Hayling and Brixton tests
It is composed of two tests, the Hayling Sentence Completion Test and the Brixton Spatial Awareness Test.
The Hayling Sentence Completion Test
The Hayling Sentence Completion test is a measure of response initiation and response suppression. It consists of two sets of 15 sentences each having the last word missing. In the first section the examiner reads each sentence aloud and the participant has to simply complete the sentences, yielding a simple measure of response initiation speed.
The second part of the Hayling requires subjects to complete a sentence with a nonsense ending word (and suppress a sensible one), giving measures of response suppression ability and thinking time.
This test is entirely spoken and is thus suitable for people with a wide range of problems such as those involving reading, visual perception, or movement.
It takes approximately five minutes to administer yet yields three different measures of executive functioning which can be considered separately or combined into an overall score.
The Brixton Spatial Anticipation Test
The Brixton test is a visuospatial sequencing task with rule changes. This test measures the ability to detect rules in sequences of stimuli. It usually takes between five and ten minutes to administer, and yields an easily understood scaled score of between 1 and 10.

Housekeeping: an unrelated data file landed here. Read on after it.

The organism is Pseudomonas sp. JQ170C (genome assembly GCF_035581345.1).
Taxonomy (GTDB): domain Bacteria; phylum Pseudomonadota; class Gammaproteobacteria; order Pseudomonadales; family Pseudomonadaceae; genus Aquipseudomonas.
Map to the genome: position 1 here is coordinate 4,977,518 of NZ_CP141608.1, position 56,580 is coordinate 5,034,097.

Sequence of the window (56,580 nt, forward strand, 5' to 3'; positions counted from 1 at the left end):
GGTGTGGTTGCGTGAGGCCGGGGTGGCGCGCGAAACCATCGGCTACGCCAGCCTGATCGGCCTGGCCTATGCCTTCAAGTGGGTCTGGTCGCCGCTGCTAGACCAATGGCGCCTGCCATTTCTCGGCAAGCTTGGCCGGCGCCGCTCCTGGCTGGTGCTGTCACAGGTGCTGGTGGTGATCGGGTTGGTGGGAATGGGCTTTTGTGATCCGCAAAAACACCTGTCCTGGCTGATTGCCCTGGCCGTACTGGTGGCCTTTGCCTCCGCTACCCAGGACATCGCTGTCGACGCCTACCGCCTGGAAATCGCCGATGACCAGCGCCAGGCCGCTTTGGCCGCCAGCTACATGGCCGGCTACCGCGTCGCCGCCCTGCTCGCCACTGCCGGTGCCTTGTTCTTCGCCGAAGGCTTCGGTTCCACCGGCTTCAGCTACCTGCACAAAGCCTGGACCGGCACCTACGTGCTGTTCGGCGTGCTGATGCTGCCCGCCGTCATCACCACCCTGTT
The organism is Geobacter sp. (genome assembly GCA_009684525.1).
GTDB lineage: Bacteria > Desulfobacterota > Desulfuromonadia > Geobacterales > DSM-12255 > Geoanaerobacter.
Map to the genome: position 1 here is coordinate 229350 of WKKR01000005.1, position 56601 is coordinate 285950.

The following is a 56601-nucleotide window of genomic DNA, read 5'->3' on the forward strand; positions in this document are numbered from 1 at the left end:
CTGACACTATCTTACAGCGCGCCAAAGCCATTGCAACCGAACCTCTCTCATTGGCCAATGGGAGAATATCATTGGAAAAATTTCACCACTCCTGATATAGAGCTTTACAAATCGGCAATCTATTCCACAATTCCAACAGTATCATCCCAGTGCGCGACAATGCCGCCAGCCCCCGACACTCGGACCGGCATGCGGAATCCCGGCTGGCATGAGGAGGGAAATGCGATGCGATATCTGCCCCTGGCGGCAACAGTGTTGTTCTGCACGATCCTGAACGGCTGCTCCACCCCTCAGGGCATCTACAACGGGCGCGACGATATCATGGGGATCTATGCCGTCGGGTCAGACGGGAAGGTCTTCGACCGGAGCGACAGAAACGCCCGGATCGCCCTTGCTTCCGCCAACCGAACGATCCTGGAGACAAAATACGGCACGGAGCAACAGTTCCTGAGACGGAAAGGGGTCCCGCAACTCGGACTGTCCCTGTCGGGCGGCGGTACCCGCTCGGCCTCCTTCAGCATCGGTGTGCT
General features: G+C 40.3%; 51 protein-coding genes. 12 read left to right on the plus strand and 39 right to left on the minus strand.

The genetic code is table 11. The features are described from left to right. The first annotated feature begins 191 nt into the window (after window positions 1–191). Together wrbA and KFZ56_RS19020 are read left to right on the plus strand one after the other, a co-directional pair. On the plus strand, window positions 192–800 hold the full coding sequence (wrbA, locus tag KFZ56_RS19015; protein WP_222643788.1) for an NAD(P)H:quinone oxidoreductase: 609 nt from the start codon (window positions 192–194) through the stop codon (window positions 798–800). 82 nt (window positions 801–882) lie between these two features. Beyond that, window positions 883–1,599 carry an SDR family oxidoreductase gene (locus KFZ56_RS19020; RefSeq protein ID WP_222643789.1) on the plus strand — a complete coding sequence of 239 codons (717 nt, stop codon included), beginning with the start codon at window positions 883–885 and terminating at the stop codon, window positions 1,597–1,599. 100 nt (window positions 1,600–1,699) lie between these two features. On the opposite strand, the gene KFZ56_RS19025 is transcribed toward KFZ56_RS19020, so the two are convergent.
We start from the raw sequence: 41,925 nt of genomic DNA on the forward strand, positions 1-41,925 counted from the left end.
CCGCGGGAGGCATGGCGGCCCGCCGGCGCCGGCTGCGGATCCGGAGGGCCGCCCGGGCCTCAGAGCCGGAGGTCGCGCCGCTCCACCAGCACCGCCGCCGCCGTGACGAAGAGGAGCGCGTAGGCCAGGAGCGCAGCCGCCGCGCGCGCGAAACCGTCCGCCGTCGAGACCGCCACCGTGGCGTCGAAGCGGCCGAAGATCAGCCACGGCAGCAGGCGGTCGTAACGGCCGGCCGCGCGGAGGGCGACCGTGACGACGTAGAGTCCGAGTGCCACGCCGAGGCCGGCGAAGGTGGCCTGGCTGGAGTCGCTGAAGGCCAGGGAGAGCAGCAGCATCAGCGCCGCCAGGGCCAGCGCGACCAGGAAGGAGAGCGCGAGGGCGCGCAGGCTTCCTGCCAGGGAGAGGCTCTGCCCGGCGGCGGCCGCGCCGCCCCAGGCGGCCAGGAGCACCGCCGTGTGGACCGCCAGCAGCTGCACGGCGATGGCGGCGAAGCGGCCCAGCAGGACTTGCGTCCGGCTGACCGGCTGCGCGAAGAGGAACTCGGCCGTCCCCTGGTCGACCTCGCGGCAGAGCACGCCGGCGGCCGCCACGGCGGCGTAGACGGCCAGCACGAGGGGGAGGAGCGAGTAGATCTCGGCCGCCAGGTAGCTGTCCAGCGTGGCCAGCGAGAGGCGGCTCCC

The Brixton Test is perceptually simple and does not require a verbal response. It is thus appropriate for people who are suffering from a wide range of associated deficits such as those involving speech production or reading.
Clinical uses of the Hayling and Brixton tests
The tests are used by clinical neuropsychologists to assess executive functioning in people with neurological disorders such as tumors, strokes, acquired brain injury, dementia, Korsakoff's syndrome, encephalitis, and also psychiatric diseases such as schizophrenia.
- Strauss, Esther; Sherman, Elizabeth M.; Spreen, Otfried (2006). A Compendium of Neuropsychological Tests: Administration, Norms, and Commentary. Oxford: Oxford University Press. ISBN 978-0-19-515957-8. Retrieved 14 July 2013.